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title:“Benton on Retiring of Rufus King from the United States Senate”
date written:1825

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last updated:Jan. 22, 2013, 8:15 a.m. UTC
retrieved:July 3, 2022, 5:14 a.m. UTC

"Benton on Retiring of Rufus King from the United States Senate." The Records of the Federal Convention of 1787. Vol. 3. Ed. Max Farrand. New Haven: Yale University Press, 1911. Print.

Benton on Retiring of Rufus King from the United States Senate (1825)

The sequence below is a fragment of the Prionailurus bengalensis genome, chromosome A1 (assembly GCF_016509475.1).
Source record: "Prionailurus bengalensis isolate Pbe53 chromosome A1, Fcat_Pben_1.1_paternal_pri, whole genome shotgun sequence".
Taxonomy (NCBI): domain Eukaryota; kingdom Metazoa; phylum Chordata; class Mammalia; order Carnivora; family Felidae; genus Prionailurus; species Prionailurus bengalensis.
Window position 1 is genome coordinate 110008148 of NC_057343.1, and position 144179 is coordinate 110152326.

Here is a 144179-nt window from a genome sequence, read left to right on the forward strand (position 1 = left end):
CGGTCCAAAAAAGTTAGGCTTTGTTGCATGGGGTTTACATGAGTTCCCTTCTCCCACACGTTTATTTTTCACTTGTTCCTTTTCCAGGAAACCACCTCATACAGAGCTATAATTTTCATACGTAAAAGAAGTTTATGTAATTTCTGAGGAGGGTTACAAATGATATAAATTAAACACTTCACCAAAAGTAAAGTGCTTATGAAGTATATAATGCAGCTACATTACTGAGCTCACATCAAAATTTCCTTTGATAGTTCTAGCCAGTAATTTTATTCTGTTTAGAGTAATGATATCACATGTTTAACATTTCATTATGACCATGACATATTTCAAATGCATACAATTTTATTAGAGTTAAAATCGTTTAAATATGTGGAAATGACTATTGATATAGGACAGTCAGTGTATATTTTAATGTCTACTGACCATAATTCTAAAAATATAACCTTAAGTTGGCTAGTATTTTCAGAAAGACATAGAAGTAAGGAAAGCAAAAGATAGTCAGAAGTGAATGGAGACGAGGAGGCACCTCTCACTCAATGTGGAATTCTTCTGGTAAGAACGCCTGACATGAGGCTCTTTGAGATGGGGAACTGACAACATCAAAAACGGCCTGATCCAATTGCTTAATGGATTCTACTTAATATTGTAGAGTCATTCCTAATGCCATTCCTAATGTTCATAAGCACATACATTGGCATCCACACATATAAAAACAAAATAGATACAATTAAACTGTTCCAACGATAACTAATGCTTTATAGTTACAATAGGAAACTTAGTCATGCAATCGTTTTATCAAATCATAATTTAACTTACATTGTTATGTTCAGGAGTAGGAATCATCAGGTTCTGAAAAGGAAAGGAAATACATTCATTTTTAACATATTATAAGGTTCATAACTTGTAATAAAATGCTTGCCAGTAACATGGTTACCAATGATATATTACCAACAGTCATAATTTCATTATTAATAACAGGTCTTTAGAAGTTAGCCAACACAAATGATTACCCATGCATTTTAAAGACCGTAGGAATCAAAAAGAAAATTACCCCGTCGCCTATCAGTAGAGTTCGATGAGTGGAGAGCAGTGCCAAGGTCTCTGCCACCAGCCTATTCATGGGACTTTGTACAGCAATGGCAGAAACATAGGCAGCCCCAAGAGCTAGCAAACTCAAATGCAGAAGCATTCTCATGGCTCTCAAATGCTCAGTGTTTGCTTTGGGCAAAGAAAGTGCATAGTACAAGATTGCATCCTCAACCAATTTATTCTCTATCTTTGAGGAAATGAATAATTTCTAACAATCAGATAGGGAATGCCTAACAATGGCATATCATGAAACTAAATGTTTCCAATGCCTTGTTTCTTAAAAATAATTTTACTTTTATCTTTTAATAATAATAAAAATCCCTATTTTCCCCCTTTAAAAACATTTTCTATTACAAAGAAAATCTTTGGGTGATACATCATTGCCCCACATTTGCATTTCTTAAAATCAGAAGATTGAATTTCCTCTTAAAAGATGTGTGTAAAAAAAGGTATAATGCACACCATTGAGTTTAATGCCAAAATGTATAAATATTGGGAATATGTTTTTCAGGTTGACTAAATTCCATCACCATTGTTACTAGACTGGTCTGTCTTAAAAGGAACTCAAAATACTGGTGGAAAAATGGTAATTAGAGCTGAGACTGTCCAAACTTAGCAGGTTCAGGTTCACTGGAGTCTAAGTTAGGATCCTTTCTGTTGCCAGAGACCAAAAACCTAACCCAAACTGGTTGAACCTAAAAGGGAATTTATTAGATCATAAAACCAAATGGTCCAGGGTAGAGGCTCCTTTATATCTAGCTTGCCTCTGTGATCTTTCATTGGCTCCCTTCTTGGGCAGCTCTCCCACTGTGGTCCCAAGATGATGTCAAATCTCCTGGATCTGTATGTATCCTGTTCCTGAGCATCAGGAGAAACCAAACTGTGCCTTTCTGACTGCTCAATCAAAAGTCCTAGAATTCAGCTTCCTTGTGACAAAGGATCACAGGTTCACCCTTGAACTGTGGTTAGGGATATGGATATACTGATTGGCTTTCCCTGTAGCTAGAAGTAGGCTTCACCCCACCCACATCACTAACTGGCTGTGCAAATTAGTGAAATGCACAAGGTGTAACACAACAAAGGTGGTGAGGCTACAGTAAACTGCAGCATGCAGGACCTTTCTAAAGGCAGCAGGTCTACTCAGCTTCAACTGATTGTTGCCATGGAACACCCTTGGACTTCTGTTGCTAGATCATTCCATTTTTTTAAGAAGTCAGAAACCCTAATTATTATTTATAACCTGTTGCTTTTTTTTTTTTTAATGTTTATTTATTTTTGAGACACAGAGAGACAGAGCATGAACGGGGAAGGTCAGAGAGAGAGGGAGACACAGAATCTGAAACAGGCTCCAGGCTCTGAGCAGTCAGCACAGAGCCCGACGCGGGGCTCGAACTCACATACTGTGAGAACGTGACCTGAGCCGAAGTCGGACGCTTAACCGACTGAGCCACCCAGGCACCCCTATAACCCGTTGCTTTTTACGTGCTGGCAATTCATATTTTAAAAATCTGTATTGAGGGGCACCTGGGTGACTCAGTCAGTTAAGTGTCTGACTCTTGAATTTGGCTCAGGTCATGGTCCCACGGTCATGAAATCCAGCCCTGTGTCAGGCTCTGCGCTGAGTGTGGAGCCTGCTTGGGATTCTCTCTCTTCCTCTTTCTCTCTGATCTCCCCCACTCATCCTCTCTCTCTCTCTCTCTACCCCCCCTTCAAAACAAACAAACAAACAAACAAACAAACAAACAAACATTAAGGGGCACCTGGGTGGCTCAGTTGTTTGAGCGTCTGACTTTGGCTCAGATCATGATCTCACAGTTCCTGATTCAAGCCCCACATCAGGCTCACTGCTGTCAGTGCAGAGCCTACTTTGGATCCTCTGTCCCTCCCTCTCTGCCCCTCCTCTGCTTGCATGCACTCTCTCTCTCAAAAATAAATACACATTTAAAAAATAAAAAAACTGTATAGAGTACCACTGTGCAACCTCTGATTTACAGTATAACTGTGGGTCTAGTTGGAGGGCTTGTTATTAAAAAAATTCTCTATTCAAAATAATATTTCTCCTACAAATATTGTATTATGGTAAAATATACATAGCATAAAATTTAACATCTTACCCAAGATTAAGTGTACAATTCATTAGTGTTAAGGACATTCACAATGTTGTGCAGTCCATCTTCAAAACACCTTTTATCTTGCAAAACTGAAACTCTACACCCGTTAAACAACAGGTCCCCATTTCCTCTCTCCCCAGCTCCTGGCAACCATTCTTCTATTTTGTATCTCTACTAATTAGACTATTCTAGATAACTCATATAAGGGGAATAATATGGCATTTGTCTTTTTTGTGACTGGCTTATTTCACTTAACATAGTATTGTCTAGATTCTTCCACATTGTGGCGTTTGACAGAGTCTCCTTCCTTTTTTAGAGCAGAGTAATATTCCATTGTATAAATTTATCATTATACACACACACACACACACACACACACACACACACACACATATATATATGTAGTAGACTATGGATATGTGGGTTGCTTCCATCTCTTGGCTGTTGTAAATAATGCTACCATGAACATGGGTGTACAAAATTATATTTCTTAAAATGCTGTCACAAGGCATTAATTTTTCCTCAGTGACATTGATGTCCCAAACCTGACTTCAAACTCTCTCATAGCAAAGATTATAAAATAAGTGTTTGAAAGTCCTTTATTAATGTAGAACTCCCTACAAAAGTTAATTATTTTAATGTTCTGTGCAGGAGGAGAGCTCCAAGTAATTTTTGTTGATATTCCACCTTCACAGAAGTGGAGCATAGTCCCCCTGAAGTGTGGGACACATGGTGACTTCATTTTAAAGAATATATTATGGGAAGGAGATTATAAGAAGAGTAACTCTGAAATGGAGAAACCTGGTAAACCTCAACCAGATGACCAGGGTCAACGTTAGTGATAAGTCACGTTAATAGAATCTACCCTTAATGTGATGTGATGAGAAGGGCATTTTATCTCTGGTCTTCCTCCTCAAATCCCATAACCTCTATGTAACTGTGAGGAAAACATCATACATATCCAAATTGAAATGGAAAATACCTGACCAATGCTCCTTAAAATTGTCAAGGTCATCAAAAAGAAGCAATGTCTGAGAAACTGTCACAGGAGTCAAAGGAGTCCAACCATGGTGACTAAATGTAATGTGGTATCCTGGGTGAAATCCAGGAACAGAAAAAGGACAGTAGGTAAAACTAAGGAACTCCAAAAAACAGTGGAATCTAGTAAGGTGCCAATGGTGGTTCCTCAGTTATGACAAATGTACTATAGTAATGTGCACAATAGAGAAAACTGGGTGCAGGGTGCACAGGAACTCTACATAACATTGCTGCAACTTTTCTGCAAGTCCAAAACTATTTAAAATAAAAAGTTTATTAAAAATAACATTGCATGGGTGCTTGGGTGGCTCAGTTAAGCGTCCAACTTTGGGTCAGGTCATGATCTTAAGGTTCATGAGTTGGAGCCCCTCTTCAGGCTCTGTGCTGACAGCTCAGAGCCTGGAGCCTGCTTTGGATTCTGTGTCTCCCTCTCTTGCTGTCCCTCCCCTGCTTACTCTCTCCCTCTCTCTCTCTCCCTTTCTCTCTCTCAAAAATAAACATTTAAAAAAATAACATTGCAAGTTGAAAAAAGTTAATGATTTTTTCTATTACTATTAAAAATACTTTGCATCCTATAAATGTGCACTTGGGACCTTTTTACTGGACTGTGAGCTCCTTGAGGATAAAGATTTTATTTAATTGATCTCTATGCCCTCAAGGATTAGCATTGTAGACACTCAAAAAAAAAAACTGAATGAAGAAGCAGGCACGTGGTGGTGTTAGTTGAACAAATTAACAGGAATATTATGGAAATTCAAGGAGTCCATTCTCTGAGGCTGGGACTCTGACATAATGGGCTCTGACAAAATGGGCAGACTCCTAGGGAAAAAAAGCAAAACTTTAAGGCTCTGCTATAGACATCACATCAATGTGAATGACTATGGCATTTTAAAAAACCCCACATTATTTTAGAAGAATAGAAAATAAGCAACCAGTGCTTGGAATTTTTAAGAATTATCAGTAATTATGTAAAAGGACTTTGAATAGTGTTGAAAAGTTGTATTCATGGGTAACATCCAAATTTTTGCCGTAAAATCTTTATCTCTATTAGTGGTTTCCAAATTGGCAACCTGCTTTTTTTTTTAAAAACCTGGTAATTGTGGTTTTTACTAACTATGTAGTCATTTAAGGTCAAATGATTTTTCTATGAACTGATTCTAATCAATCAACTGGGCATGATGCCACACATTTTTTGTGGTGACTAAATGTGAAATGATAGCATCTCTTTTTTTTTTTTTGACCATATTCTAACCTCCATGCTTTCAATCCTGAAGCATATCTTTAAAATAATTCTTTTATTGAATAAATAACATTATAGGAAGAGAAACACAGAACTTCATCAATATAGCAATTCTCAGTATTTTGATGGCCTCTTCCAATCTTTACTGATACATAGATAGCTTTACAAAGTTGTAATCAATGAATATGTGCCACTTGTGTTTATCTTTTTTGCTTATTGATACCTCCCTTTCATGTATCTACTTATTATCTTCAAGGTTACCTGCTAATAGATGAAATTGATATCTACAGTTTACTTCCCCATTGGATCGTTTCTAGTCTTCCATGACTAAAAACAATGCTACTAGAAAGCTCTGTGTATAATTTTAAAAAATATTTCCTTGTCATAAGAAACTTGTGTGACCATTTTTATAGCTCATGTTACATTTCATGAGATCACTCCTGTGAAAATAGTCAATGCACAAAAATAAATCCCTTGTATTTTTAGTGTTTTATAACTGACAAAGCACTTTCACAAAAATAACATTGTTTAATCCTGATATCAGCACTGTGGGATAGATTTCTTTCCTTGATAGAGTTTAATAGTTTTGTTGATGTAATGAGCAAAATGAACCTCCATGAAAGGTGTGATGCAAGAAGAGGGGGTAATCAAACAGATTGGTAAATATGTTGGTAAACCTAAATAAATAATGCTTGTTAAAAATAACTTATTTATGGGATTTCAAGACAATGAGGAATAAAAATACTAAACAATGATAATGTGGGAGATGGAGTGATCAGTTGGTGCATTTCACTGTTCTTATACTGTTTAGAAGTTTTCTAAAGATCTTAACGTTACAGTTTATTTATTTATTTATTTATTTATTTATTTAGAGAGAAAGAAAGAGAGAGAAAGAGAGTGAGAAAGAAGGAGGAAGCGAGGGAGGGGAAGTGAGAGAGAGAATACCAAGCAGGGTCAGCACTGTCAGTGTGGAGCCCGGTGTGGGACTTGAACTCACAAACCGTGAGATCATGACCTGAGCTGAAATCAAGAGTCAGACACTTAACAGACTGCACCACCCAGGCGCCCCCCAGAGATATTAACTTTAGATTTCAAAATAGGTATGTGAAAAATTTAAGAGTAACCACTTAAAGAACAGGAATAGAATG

In one of our conversations, and upon the formation of the constitution in the federal convention of 1787, he said some things to me which, I think ought to be remembered by future generations, to enable them to appreciate justly those founders of our government who were in favor of a stronger organization than was adopted. He said: "You young men who have been born since the Revolution, look with horror upon the name of a King, and upon all propositions for a strong government. It was not so with us. We were born the subjects of a King, and were accustomed to subscribe ourselves 'His Majesty's most faithful subjects;' and we began the quarrel which ended in the Revolution, not against the King, but against his parliament; and in making the new government many propositions were submitted which would not bear discussion; and ought not to be quoted against their authors, being offered for consideration, and to bring out opinions, and which, though behind the opinions of this day, were in advance of those of that day." — These things were said chiefly in relation to General Hamilton, who had submitted propositions stronger than those adopted, but nothing like those which party spirit attributed to him.

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